Winter recommends keeping naps 20–30 minutes long, and napping at the same time every day so your body can anticipate it.

2. Anxiety

A racing mind isn’t conducive to peacefully nodding off.

No wonder sleep disturbance is a diagnostic symptom for some anxiety disorders, which older research says 24 to 36 percent of people with insomnia also have.

Anxiety also leads to increased arousal and alertness, which can delay sleep even further.

3. Depression

According to a review published in 2019, up to 90 percent of people diagnosed with depression also complain about their sleep quality.

Insomnia, narcolepsy, sleep disordered breathing, and restless legs syndrome were all reported.

The relationship between sleep issues and depression is complicated. It appears to disrupt circadian rhythms.

Inflammation, changes in brain chemicals, genetic factors, and more may all affect the sleep-depression relationship.

4. Caffeine

Maybe it’s time to reconsider that afternoon latte or energy drink.

On average, caffeine has a half-life of 5 hours. It may be no surprise, then, that research suggests that even 200 milligrams (mg) of caffeine — about 16 ounces of brewed coffee — 16 hours before bed may impact your sleep.

A 2013 study reported that downing 400 mg of caffeine 6 hours or less before bed had significant effects on sleep disturbance. Winter recommends cutting off caffeine consumption 4–6 hours before bedtime.

5. Screen time

Put down the smartphone! The blue light emitted from phones, tablets, laptops, and TV screens suppresses evening melatonin production and decreases sleepiness.

Winter recommends ceasing the use of any devices 2 hours before bed. You may also consider wearing blue-light blocking glasses at night.

6. Other sleep disorders

Delayed sleep phase syndrome isn’t the only disorder that can make you sleepy but not tired at night.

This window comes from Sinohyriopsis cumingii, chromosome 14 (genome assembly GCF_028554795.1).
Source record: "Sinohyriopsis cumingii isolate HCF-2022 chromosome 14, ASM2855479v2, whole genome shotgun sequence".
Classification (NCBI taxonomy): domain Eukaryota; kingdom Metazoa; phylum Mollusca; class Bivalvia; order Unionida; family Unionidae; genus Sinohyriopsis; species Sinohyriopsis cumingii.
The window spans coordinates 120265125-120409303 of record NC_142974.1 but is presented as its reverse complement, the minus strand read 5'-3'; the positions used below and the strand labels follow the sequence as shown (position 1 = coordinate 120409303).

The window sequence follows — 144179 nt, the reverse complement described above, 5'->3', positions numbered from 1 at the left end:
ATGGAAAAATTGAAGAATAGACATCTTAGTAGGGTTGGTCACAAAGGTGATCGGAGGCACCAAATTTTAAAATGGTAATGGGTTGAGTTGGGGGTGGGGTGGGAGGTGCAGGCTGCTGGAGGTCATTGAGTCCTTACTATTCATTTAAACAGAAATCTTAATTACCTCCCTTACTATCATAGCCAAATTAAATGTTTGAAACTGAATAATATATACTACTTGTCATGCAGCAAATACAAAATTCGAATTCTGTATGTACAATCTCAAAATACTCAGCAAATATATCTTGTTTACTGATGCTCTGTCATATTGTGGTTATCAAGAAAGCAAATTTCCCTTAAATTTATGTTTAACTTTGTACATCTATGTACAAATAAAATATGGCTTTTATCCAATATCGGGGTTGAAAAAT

Sleep apnea and restless legs syndrome can do the same. In sleep apnea, breathing repeatedly stops or is very shallow, then starts again. With restless legs syndrome, your legs feel uncomfortable, triggering you to want to move them.

Both conditions can disrupt nighttime sleep, which then causes daytime sleepiness.

7. Diet

The connection between diet and sleep is a bit unclear.

In a 2019 study, researchers looked at excessive daytime sleepiness and diet. They found that replacing 5 percent of one’s daily caloric intake from protein with equal amounts of saturated fats or carbs increased risk of daytime sleepiness.

On the other hand, replacing saturated fats with unsaturated fats, protein, or carbs reduced the risk of excessive daytime sleepiness.

They conclude that dietary changes may help people with sleep disorders.

A 2016 review found that high-fat diets were associated with less REM sleep, more deep sleep, and increased arousal from sleep. High-carb intakes were associated with more REM sleep, less deep sleep, and falling asleep faster.

However, the study’s authors say more research is necessary to determine if any one eating pattern promotes or impairs nighttime sleep and daytime energy.

Naturally, being tired during the day can sap productivity — and possibly make you irritable.

The Centers for Disease Control and Prevention (CDC) says that not getting quality, restful sleep on a regular basis puts you at increased risk of: